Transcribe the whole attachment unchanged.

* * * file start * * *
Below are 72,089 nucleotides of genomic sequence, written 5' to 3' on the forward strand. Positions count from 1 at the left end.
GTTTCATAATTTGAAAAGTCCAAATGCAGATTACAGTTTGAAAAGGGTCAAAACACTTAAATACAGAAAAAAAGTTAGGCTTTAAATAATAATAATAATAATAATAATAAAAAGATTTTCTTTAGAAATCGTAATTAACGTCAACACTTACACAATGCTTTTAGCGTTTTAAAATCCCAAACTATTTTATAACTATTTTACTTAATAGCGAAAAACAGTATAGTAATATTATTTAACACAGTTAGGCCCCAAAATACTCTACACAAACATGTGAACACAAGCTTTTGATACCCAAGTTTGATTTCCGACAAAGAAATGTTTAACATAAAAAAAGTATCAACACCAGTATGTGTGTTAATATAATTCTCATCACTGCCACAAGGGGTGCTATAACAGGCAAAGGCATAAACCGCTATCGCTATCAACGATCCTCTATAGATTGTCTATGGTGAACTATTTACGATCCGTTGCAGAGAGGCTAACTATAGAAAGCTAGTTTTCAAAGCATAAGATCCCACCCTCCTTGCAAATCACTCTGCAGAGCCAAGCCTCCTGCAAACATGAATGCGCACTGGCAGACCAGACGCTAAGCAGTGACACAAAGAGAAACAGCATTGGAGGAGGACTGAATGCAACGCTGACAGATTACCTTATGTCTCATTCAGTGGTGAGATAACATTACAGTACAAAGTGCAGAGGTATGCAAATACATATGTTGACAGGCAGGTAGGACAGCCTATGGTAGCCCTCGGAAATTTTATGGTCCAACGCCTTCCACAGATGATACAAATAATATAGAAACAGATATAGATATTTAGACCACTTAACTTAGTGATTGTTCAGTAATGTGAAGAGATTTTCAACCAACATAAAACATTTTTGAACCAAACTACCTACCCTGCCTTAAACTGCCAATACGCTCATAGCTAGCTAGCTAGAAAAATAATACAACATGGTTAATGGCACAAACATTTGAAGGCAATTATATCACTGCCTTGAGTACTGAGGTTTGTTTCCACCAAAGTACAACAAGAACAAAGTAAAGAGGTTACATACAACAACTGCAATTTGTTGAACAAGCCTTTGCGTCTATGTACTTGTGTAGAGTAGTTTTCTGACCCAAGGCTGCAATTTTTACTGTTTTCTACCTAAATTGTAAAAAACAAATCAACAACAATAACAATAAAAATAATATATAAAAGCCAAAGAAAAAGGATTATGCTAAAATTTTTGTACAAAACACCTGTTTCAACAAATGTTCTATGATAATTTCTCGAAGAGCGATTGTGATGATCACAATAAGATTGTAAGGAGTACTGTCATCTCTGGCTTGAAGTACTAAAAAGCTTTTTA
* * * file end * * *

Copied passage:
Below are 72,089 nucleotides of genomic sequence, written 5' to 3' on the forward strand. Positions count from 1 at the left end.
GTTTCATAATTTGAAAAGTCCAAATGCAGATTACAGTTTGAAAAGGGTCAAAACACTTAAATACAGAAAAAAAGTTAGGCTTTAAATAATAATAATAATAATAATAATAAAAAGATTTTCTTTAGAAATCGTAATTAACGTCAACACTTACACAATGCTTTTAGCGTTTTAAAATCCCAAACTATTTTATAACTATTTTACTTAATAGCGAAAAACAGTATAGTAATATTATTTAACACAGTTAGGCCCCAAAATACTCTACACAAACATGTGAACACAAGCTTTTGATACCCAAGTTTGATTTCCGACAAAGAAATGTTTAACATAAAAAAAGTATCAACACCAGTATGTGTGTTAATATAATTCTCATCACTGCCACAAGGGGTGCTATAACAGGCAAAGGCATAAACCGCTATCGCTATCAACGATCCTCTATAGATTGTCTATGGTGAACTATTTACGATCCGTTGCAGAGAGGCTAACTATAGAAAGCTAGTTTTCAAAGCATAAGATCCCACCCTCCTTGCAAATCACTCTGCAGAGCCAAGCCTCCTGCAAACATGAATGCGCACTGGCAGACCAGACGCTAAGCAGTGACACAAAGAGAAACAGCATTGGAGGAGGACTGAATGCAACGCTGACAGATTACCTTATGTCTCATTCAGTGGTGAGATAACATTACAGTACAAAGTGCAGAGGTATGCAAATACATATGTTGACAGGCAGGTAGGACAGCCTATGGTAGCCCTCGGAAATTTTATGGTCCAACGCCTTCCACAGATGATACAAATAATATAGAAACAGATATAGATATTTAGACCACTTAACTTAGTGATTGTTCAGTAATGTGAAGAGATTTTCAACCAACATAAAACATTTTTGAACCAAACTACCTACCCTGCCTTAAACTGCCAATACGCTCATAGCTAGCTAGCTAGAAAAATAATACAACATGGTTAATGGCACAAACATTTGAAGGCAATTATATCACTGCCTTGAGTACTGAGGTTTGTTTCCACCAAAGTACAACAAGAACAAAGTAAAGAGGTTACATACAACAACTGCAATTTGTTGAACAAGCCTTTGCGTCTATGTACTTGTGTAGAGTAGTTTTCTGACCCAAGGCTGCAATTTTTACTGTTTTCTACCTAAATTGTAAAAAACAAATCAACAACAATAACAATAAAAATAATATATAAAAGCCAAAGAAAAAGGATTATGCTAAAATTTTTGTACAAAACACCTGTTTCAACAAATGTTCTATGATAATTTCTCGAAGAGCGATTGTGATGATCACAATAAGATTGTAAGGAGTACTGTCATCTCTGGCTTGAAGTACTAAAAAGCTTTTTA